The rumors had been floating around for weeks and there was much anticipation. "Utopia"
would begin the push towards the end of series 3 with the return of an old friend and…
The Doctor lands the TARDIS in Cardiff – on The Rift – to recharge its batteries, so to speak. Out of the blue, a familiar face runs towards the TARDIS yelling "Doctor!". It's Captain Jack. Inside, The Doctor looks at a viewing screen of the exterior and sees him barreling at the blue box which causes of look of consternation to cross his face. He makes a hasty dematerialization but Jack leaps onto the TARDIS and is taken for a ride. By clinging onto the exterior, Jack causes a wee problem and the trio are hurdled forward 100 trillion years to the end of the universe.
They land on planet Malcassairo. Exiting, The Doctor and Martha find Jack lying on the ground. Being a medical student, Martha tries to revive him but to no avail. Suddenly he gasps a big breath and comes back to life. The Doctor seems none too thrilled to see Jack but the reunion takes on a happier tone when Jack asks about Rose and is told that, although she is stuck in a parallel universe, she is safe and with her mother and Mickey. Wandering about, they see a man being chased by a group of people called the Futurekind who look like they're right out of Mad Max
. They are cannibals with sharpened teeth to match their bloodlust. Making a swift advance to the rear, they find safety at The Silo, a fenced-off compound where the last of human race shelters itself.
There they meet Professor Yana and his assistant Chantho who are desperately trying to prepare an arc which would take the remaining human to the far-off destination of Utopia. Unfortunately, Yana is unable to get the new-fangled propulsion system to work. Yana is masterfully played by Sir Derek Jacobi. In the Confidential interview with him, he said that he's wanted to be on Doctor Who for ages and that he was thrilled to finally get the chance. He plays the avuncular and slightly bumbling professor just perfectly. How can one not love him? But something is amiss as Yana has these flashes where he hears the sounds of drums and becomes disorientated.
The Doctor is able to get the propulsion system up and running and preparations for lift-off get underway. But a member of the Futurekind has infiltrated The Silo and she wreaks havoc with the power system. The only way to fix the problem is for Jack to enter a room flooded with deadly radiation and fiddle with these cylinder hoolies. With The Doctor standing outside, Jack and he have a heartfelt conversation. Jack relates how he came to know that he was immortal and The Doctor explains why he left him behind back on Satellite 5.
As the boys have their heart-to-heart while disaster looms, the drums in Yana's head get louder and Martha's description of the TARDIS triggers voices. He is obviously pained and very confused. Martha tries to lend comfort and he shows her a very familiar looking pocket watch that he's had since he was an orphaned boy. It is identical to that used by The Doctor in "Human Nature"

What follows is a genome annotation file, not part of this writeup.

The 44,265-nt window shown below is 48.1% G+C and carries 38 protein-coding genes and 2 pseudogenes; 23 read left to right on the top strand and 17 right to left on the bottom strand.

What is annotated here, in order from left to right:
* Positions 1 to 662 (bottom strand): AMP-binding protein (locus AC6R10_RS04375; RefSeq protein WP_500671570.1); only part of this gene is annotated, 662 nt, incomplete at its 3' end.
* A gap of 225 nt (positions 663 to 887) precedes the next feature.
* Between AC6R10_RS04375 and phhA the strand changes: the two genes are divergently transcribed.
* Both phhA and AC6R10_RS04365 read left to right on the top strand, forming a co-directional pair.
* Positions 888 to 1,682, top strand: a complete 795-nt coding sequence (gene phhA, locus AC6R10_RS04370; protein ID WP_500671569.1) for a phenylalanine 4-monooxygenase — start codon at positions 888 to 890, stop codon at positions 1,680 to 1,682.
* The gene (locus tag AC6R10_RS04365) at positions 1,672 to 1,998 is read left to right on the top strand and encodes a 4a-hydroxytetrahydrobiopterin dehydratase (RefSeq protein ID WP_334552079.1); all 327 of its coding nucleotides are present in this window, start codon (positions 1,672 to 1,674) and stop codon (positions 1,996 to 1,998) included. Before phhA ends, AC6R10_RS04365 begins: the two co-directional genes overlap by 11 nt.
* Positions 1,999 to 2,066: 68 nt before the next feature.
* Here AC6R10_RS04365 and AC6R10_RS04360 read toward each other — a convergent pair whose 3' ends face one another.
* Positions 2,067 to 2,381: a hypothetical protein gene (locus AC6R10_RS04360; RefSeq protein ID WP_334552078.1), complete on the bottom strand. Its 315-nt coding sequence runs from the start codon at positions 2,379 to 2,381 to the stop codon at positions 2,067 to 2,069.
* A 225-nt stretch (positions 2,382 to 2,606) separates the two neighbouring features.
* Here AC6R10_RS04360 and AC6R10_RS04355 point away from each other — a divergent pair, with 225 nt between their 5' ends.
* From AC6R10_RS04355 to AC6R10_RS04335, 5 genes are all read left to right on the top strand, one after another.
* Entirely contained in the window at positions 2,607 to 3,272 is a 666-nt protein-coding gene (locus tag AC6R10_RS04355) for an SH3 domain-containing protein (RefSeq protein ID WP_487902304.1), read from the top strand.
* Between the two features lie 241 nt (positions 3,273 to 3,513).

. She asks him if he's ever opened it and he tells her that he never has – it's been broken since he's had it. Martha, knowing something is terribly wrong, goes to fetch The Doctor. But the seed has been planted.
The drums and the voices in Yana's head beat ever louder. Back in a hallway, Martha pleads with The Doctor to listen to her but he and Jack are busy trying to get the rocket launched. Amidst the din, Martha pieces it all together. In the laboratory, Yana opens the watch and an amber vapor oozes out towards his face. The Doctor recalls the last words of the Face of Boe from "Gridlock"
- "You are not alone." YANA.
With the rocket safely hurtling away, the Futurekind storm The Silo. The Doctor, Martha, and Jack begin to make their way back to the laboratory. Inside, the newly-transformed Yana reveals to Chantho that he is The Master and lurches towards her with a loose power cable.
With the Futurekind just behind them, our heroes arrive at the laboratory door only to find it locked. Inside, The Master prepares to TARDISjack The Doctor's transport. Chantho, however, is not quite dead and she musters enough energy to shoot The Master with her laser equivalent of a Saturday night special. Although wounded, The Master staggers into the TARDIS just as The Doctor, Jack, and Martha manage to break the door's lock mechanism and get into the lab. He seals the TARDIS so that The Doctor cannot open it from the outside. Wounded, The Master regenerates into a younger form. As Martha and Jack struggle to keep the Futurekind out of the laboratory, The Doctor is being taunted by The Master who bids farewell to his archenemy and the TARDIS dematerializes.
I can imagine that many children watching "Utopia" were a bit confused and wondered who exactly The Master was. Here's a handy picture someone put together with his various incarnations: